Unhappy? Try Acting Like an Extrovert

You Can Fake Your Way Into Being Happy, Study Suggests

From the WebMD Archives

Feb. 25, 2003 -- Feeling a little down? Maybe you can fake your way into happiness! You may have more control over your mood than you think. According to new research, people who choose to act more outgoing or assertive can actually improve their outlook on life.

The research is published in a recent issue of the Journal of Personality and Social Psychology.

In three complementary studies, William Fleeson and colleagues tracked the moods of more than 100 students.

In the first study, 46 students kept diaries for approximately two weeks. They reported feeling happier and more positive when they acted outgoing. When acting shy and reserved, their feelings were just the opposite.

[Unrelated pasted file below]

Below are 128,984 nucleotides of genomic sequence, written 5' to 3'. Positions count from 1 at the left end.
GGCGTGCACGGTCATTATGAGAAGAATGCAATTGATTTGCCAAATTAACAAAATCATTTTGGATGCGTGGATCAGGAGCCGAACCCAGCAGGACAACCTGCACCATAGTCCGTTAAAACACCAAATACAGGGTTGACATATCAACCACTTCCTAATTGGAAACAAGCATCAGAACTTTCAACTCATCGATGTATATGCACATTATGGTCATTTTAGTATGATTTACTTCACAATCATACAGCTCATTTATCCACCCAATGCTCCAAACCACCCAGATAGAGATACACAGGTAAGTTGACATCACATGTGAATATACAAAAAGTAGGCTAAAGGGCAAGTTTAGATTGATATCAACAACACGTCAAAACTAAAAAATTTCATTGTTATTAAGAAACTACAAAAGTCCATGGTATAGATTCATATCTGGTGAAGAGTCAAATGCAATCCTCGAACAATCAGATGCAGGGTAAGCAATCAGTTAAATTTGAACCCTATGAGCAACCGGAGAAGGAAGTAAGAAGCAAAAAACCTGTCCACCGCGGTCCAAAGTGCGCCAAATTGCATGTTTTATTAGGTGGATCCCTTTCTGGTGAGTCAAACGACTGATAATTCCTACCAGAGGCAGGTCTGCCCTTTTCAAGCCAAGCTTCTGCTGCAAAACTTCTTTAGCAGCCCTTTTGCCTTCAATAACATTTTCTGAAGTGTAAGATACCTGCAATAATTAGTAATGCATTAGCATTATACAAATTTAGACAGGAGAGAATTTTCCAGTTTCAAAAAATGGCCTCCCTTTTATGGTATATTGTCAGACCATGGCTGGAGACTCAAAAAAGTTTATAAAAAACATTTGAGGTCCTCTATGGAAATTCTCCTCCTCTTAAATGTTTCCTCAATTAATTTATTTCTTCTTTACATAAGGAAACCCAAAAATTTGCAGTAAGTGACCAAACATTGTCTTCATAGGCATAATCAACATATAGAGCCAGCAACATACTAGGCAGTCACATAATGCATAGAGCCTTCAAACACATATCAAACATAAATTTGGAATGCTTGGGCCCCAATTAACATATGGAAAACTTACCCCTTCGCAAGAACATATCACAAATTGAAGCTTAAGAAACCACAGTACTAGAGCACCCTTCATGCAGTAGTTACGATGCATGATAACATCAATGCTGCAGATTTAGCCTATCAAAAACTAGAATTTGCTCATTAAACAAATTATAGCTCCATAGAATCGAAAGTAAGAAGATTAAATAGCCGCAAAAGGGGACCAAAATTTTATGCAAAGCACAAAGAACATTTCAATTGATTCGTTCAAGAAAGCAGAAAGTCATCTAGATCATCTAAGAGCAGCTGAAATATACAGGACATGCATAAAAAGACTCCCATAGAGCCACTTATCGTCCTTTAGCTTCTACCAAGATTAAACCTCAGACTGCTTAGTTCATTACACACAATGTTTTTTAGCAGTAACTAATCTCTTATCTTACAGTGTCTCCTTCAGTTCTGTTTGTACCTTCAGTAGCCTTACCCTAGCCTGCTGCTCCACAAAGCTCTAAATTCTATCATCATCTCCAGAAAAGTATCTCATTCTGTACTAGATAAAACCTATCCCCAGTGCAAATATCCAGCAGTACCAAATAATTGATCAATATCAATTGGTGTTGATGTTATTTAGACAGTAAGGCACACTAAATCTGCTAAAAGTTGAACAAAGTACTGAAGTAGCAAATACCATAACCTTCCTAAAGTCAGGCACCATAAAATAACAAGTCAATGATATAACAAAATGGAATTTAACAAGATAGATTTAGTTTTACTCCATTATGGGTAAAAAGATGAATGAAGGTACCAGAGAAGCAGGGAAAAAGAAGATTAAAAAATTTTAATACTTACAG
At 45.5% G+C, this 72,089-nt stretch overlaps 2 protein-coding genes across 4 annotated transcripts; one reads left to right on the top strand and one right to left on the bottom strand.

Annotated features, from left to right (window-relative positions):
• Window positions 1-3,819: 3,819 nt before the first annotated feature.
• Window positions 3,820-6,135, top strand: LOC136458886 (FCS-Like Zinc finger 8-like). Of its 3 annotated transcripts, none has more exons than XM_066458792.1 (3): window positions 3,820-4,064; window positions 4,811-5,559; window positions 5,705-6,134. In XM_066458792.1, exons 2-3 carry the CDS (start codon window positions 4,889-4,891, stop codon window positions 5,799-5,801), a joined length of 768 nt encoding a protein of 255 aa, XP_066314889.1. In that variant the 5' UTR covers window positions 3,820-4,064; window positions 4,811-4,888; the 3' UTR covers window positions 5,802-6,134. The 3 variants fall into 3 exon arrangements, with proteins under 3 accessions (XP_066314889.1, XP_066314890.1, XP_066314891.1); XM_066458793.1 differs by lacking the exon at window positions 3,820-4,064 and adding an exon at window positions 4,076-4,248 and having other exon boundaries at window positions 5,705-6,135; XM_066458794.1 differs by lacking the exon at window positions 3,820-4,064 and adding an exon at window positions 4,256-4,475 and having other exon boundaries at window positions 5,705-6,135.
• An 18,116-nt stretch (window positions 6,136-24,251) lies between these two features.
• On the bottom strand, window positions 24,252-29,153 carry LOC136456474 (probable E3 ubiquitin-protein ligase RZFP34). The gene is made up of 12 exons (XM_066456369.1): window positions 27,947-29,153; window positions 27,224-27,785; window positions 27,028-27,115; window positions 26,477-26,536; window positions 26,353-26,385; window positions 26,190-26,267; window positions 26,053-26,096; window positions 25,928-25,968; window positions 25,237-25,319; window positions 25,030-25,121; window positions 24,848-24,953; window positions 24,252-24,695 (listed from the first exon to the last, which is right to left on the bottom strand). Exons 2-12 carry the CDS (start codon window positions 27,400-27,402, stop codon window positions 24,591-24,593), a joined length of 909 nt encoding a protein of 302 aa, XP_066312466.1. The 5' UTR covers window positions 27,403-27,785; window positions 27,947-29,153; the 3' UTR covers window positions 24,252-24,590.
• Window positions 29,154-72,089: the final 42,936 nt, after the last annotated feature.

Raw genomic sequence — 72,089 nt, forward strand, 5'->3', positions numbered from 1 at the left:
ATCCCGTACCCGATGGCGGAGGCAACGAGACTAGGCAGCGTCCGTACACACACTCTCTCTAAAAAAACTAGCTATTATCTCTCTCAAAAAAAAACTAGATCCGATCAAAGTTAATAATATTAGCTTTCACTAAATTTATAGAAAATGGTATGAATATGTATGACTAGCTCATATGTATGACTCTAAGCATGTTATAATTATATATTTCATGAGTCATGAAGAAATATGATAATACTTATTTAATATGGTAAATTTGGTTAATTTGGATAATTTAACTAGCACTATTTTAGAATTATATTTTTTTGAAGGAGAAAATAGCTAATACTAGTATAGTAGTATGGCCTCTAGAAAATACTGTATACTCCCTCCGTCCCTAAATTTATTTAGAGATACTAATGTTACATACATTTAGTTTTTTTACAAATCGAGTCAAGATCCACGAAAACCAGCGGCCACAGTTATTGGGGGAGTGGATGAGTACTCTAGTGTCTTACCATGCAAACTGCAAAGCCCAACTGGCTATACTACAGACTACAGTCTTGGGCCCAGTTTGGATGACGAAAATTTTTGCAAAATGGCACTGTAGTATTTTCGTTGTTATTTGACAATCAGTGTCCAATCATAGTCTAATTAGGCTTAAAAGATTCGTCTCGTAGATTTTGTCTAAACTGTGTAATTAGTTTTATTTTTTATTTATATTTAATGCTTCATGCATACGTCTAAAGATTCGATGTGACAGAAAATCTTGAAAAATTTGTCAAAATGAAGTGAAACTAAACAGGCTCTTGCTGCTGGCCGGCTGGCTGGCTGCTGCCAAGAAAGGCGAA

The second study looked at long-term effects of acting like an extrovert. Once again, the 10-week study revealed that the 57 students in this portion of the study were happier when they acted more extroverted.

In the final study, 47 students were told to act either like an extrovert or introvert during a discussion group. Participants who were energetic and assertive had more fun and enjoyed the group while the passive and shy ones were unhappy in the situation.

Fleeson and colleagues suggest that personality influences happiness, and to some extent, we have control over our personalities. Individuals may have the potential to contribute directly to their own well-being by changing their behavior, says Fleeson.

SOURCE: Journal of Personality and Social Psychology, December 2002.